So, what to do?
As we now know, changing the crawl space system, even with good energy-efficiency intentions, can have bad consequences. But the energy inefficiency of an uninsulated crawl space is not acceptable, either. So, what to do? Fortunately, there is an answer: the conditioned crawl space.
Conditioned crawl spaces to the rescue
The option to build conditioned crawl spaces has been available for several years, but so far as The Word is aware, they have not been widely adopted. The physics supporting conditioned crawl spaces is difficult to challenge; however, like any improvement, success requires proper implementation.
Here are the basic requirements.
A dirt-covered crawl space floor will almost always emit some water vapor into the crawl space, so it must be sealed as well as possible. A Class I vapor retarder such as 6-mil polyethylene should cover the entire floor. Seams should be lapped at least 6 inches and sealed with a compatible sealant. The vapor retarder should turn up the crawl space wall, with the end secured and sealed to the wall. Don't forget the Radon mitigation if you're in a Radon-prone area.
Air still needs to circulate in the crawl space. One solution is continuous mechanical exhaust at 1 cubic foot per minute per 50 square feet of crawl space ground surface. The other solution is to provide conditioned air to the crawl space at 1 cubic foot per minute for every 50 square feet of crawl space ground surface.
A pressure-relief opening into the home is required for both solutions. A simple, unpressurized opening in the floor or a duct is intended. This opening or duct should not be connected directly to the forced-air return duct or plenum because of the potential for unintended pressure differences between the crawl space and the home. The airflow rate should be maintained near the recommended rate, again because of the potential for unintended pressure difference between the crawl space and the home. The airflow rate is a case where more airflow isn't necessarily better.
Because the crawl space is now conditioned space, gaps and penetrations to the outdoors should be air-sealed. Sill sealant under the sill is the preferred method for air-sealing the sill in new construction. A good bead of caulk will suffice in a retrofit. Don't forget to seal and insulate the crawl space access opening in the home's floor or in the crawl space wall. This is like air-sealing and insulating the attic access opening.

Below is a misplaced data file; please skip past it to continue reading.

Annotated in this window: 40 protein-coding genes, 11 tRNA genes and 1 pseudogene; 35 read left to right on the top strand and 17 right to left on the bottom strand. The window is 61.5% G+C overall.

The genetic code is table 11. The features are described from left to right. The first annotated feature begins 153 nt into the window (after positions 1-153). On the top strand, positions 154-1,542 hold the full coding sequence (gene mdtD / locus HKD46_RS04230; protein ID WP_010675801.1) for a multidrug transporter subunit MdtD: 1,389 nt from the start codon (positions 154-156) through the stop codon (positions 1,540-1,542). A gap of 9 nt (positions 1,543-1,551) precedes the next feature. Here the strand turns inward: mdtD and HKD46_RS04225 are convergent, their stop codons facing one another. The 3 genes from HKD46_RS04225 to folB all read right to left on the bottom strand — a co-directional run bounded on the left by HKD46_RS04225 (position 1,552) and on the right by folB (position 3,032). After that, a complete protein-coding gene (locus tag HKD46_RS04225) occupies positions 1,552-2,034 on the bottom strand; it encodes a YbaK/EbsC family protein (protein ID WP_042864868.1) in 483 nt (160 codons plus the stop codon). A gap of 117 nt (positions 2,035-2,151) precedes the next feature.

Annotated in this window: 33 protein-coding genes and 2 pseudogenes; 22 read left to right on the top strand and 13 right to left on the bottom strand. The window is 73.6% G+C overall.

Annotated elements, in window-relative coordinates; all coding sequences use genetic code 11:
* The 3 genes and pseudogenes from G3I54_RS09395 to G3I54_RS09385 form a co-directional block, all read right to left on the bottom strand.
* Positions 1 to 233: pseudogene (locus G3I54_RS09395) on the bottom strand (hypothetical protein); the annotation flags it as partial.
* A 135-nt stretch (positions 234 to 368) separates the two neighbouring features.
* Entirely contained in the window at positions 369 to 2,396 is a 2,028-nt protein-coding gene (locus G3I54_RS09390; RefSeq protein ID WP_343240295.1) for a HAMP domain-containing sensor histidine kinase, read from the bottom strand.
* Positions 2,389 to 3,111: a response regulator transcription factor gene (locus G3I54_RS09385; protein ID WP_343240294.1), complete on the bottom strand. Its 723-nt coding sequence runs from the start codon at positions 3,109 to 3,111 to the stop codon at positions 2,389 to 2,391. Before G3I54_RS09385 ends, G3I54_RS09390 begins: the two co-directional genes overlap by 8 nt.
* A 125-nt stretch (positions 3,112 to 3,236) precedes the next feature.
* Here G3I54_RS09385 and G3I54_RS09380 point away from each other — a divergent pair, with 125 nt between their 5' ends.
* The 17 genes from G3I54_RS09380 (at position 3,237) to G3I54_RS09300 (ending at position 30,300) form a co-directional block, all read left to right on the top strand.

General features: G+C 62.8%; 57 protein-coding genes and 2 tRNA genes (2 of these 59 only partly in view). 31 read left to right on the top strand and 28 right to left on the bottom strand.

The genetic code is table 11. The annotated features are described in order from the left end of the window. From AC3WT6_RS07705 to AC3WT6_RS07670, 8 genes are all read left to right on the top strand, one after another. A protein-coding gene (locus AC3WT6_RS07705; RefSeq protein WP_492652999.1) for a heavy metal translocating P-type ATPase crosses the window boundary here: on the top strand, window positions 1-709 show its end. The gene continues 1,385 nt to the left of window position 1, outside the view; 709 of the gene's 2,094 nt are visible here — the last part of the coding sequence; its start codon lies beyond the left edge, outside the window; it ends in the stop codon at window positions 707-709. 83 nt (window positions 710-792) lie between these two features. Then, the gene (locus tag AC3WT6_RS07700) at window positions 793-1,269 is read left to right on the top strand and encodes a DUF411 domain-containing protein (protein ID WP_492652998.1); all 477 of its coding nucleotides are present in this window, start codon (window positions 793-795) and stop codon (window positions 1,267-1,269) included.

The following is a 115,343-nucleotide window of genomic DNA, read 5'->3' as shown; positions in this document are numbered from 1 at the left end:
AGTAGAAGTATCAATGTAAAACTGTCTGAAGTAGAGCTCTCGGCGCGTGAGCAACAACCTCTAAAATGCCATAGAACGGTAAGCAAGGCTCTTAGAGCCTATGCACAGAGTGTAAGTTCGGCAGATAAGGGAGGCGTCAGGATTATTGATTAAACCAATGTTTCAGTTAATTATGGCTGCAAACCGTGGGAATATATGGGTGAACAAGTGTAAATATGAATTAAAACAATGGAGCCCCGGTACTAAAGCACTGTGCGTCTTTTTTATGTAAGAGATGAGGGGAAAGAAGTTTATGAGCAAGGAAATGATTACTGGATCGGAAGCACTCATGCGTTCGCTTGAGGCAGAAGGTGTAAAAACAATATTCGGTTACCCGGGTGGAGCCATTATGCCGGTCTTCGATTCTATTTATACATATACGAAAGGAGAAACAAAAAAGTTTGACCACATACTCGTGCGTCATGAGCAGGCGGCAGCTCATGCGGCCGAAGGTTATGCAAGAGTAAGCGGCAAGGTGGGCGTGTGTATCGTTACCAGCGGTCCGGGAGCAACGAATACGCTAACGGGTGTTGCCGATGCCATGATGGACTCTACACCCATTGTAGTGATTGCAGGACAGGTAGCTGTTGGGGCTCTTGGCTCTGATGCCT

Then, instead of insulating between the floor joists, the exterior crawl space walls should be insulated. R10 rigid foam on the concrete or masonry walls and R13 insulation in any crawl space wall framing will satisfy current energy-efficiency requirements and is more than required in warm climates.
The bottom line
The ASHI Standard of Practice requires us to inspect insulation, vapor retarders and ventilation in unfinished areas. The crawl space certainly qualifies as an unfinished area. It also requires us to report systems that are not functioning properly or are significantly deficient. As we've discovered, a crawl space with insulation between the floor joists may not be functioning properly. Damp wood, wood rot, mold and wet insulation are signs of an improperly functioning crawl space. Now you know a little about why this might be happening and what might be done to cure the problem.
Memo to the crawl space gods (or monsters that may reside therein): The Word does not reside on Mt. Olympus (just at its base) and welcomes other viewpoints. Send your lightning bolts or emails to email@example.com. The thoughts contained herein are those of The Word. They are not ASHI standards or policies.
The Word thanks Joseph W. Lstiburek and Building Science for some of the information in this article, for his excellent work and for his willingness to share his insights with the rest of us.